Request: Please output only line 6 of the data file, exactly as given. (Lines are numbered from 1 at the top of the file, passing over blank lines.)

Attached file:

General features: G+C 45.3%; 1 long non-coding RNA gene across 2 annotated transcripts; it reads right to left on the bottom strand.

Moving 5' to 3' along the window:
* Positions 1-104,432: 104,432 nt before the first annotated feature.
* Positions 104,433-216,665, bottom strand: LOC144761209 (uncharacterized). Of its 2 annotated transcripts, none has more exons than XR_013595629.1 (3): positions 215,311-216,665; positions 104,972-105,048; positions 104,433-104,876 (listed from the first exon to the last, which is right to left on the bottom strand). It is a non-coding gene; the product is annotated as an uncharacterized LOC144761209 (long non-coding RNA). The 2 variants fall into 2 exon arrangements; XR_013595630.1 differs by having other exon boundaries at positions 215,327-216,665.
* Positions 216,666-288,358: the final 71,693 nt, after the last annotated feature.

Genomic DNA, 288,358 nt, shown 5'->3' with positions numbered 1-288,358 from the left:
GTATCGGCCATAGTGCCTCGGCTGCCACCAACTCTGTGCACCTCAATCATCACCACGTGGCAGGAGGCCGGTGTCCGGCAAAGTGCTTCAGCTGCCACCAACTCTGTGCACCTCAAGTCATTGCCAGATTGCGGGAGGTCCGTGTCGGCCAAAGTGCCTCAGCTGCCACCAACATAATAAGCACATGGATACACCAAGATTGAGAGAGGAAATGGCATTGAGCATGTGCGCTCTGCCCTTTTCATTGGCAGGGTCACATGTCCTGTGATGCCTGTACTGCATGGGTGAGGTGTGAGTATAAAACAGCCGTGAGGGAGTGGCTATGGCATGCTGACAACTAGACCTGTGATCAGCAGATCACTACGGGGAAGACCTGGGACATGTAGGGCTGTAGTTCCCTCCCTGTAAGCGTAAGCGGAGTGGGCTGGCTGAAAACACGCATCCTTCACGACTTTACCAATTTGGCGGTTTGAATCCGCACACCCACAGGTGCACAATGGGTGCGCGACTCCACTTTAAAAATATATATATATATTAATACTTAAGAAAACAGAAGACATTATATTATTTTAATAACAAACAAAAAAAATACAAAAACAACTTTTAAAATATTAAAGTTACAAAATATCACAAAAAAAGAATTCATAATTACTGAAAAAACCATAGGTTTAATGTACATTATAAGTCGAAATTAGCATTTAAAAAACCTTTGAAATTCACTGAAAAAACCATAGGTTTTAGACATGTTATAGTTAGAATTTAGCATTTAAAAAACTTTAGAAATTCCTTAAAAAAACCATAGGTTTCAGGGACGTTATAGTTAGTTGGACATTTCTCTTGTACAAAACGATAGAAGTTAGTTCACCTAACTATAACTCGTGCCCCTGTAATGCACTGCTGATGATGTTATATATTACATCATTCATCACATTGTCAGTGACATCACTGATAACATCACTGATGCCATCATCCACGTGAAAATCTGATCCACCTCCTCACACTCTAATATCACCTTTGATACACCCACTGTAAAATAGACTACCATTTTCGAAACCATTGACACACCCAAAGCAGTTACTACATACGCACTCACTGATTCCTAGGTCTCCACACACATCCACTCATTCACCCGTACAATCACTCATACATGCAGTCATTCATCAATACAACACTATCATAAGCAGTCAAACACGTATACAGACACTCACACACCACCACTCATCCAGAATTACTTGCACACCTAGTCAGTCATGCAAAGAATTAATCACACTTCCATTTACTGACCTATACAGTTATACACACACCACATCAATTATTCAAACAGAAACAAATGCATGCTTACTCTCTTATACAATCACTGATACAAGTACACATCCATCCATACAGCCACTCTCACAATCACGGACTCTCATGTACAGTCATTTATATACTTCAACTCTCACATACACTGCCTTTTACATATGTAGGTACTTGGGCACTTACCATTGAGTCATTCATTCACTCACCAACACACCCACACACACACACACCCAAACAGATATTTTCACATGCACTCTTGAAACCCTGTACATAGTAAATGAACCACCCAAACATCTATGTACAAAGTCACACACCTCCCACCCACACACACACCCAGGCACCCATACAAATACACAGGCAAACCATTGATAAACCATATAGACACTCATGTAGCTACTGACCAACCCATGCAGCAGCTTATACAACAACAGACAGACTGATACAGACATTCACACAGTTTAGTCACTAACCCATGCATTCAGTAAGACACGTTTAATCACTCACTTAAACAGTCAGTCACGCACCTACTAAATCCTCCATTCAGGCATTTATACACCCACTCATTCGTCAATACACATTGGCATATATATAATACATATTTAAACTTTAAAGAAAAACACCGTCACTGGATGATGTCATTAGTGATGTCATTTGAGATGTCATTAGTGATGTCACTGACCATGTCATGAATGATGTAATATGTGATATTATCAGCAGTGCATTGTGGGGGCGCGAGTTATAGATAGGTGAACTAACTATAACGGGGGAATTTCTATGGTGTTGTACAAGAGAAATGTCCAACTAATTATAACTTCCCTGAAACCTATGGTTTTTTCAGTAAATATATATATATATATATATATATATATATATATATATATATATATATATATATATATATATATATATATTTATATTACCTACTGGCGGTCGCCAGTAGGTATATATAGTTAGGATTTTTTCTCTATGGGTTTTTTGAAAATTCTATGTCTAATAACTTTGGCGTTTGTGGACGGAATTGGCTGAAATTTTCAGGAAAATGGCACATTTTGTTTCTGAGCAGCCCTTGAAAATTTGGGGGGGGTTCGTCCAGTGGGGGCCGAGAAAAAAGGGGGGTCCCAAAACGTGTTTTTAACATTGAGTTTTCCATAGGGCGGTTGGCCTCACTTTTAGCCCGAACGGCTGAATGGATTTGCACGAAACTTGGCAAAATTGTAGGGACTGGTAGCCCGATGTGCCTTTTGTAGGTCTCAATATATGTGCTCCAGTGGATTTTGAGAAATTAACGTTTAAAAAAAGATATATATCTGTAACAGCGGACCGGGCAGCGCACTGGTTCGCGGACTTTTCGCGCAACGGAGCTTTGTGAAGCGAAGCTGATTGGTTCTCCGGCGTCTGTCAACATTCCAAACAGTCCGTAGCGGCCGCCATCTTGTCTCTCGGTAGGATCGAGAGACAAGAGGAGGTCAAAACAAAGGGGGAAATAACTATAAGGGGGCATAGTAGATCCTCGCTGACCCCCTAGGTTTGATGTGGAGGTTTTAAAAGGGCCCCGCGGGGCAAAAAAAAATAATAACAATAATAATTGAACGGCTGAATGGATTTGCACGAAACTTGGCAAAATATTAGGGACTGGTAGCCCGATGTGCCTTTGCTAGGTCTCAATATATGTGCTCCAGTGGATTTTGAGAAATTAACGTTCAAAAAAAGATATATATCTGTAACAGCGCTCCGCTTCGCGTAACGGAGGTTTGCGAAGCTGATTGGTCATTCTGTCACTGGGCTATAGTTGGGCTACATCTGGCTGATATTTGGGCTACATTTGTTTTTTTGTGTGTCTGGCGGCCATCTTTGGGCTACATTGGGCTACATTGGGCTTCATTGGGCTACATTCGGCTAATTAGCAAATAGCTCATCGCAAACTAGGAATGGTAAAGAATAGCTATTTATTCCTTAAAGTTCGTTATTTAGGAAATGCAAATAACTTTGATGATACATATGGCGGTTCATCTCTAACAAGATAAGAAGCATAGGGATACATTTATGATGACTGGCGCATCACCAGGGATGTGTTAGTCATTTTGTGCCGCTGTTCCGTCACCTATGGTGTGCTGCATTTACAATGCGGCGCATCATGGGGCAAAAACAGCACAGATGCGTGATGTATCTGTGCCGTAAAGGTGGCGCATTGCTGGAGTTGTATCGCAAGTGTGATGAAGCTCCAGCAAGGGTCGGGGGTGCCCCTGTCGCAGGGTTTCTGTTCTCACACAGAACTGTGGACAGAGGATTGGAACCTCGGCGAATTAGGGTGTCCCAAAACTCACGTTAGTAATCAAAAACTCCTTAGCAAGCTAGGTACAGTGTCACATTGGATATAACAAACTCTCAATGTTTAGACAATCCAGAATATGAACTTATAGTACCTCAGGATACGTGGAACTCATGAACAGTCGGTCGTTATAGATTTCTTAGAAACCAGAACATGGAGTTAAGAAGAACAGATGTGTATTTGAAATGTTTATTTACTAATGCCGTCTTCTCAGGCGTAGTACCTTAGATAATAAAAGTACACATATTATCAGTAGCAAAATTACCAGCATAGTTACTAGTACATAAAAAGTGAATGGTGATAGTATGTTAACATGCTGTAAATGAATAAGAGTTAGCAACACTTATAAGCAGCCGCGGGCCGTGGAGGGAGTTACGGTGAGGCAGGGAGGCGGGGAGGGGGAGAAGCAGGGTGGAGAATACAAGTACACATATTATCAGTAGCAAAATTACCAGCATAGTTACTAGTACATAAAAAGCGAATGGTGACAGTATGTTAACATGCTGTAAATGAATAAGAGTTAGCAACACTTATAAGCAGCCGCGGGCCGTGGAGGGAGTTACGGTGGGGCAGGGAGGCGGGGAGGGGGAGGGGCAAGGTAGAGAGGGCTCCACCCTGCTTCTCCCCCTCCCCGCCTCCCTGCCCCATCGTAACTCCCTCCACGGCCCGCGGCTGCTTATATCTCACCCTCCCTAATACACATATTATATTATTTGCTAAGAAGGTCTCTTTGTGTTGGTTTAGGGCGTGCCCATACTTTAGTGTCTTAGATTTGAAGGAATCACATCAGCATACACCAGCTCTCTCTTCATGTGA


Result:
Genomic DNA, 288,358 nt, shown 5'->3' with positions numbered 1-288,358 from the left: